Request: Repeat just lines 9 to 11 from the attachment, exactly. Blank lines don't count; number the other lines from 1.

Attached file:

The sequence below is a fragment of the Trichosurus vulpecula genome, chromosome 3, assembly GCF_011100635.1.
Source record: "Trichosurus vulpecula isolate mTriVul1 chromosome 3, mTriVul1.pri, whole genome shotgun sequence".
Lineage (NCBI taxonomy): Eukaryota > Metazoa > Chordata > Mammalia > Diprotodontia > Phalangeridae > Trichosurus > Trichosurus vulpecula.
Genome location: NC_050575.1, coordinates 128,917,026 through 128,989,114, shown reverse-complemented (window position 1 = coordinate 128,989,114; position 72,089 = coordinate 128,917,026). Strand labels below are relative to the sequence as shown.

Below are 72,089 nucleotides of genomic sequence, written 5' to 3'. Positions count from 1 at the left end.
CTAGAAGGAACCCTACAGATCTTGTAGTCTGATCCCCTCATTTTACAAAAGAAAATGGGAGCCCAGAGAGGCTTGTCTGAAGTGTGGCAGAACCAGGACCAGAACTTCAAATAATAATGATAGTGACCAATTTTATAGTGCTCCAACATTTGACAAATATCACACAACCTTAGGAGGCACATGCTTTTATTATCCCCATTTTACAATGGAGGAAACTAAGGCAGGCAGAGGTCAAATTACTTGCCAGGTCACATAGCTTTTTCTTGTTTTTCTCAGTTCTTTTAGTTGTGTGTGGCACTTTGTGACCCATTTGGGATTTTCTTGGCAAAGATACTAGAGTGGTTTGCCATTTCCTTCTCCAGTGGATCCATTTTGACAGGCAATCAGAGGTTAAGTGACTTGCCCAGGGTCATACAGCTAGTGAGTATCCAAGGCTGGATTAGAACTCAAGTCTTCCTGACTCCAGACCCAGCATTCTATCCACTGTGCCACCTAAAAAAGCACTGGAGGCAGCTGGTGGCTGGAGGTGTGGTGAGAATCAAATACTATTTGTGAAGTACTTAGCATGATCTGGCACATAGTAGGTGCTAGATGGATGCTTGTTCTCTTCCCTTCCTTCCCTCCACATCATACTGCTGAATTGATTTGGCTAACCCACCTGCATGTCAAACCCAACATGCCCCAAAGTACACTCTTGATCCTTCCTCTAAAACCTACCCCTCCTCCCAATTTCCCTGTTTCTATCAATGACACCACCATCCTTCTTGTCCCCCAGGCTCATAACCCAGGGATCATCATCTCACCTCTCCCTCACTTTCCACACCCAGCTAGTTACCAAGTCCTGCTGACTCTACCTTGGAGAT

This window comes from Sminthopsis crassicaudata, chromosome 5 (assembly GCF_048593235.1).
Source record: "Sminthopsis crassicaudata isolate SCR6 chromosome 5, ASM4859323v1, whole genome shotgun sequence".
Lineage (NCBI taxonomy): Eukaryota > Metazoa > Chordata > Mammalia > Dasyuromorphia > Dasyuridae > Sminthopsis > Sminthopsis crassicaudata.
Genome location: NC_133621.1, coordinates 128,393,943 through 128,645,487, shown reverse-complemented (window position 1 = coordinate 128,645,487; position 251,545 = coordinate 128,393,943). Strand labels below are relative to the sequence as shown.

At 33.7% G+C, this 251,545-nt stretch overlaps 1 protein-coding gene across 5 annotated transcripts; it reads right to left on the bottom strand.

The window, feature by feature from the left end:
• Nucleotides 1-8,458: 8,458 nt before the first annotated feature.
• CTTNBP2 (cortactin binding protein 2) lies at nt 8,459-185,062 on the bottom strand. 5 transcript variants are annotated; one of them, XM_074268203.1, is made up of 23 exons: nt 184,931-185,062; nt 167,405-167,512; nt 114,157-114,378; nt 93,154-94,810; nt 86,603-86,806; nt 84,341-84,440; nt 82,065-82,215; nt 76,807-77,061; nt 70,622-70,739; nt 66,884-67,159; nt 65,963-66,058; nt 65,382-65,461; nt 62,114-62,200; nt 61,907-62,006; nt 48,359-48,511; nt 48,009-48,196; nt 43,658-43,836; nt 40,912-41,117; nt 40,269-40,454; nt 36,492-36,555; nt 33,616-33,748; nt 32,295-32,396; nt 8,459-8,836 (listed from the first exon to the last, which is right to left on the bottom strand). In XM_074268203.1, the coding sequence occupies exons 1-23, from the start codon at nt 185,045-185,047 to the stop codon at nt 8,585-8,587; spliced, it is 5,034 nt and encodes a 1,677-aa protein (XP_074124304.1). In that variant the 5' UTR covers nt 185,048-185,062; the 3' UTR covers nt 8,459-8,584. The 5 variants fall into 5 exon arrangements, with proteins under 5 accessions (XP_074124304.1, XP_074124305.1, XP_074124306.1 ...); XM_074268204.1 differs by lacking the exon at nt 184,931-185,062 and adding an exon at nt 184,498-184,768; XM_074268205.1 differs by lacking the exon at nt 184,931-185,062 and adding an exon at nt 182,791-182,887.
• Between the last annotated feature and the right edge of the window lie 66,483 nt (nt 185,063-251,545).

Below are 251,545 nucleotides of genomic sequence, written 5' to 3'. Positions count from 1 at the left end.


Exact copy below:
Lineage (NCBI taxonomy): Eukaryota > Metazoa > Chordata > Mammalia > Dasyuromorphia > Dasyuridae > Sminthopsis > Sminthopsis crassicaudata.
Genome location: NC_133621.1, coordinates 128,393,943 through 128,645,487, shown reverse-complemented (window position 1 = coordinate 128,645,487; position 251,545 = coordinate 128,393,943). Strand labels below are relative to the sequence as shown.

At 33.7% G+C, this 251,545-nt stretch overlaps 1 protein-coding gene across 5 annotated transcripts; it reads right to left on the bottom strand.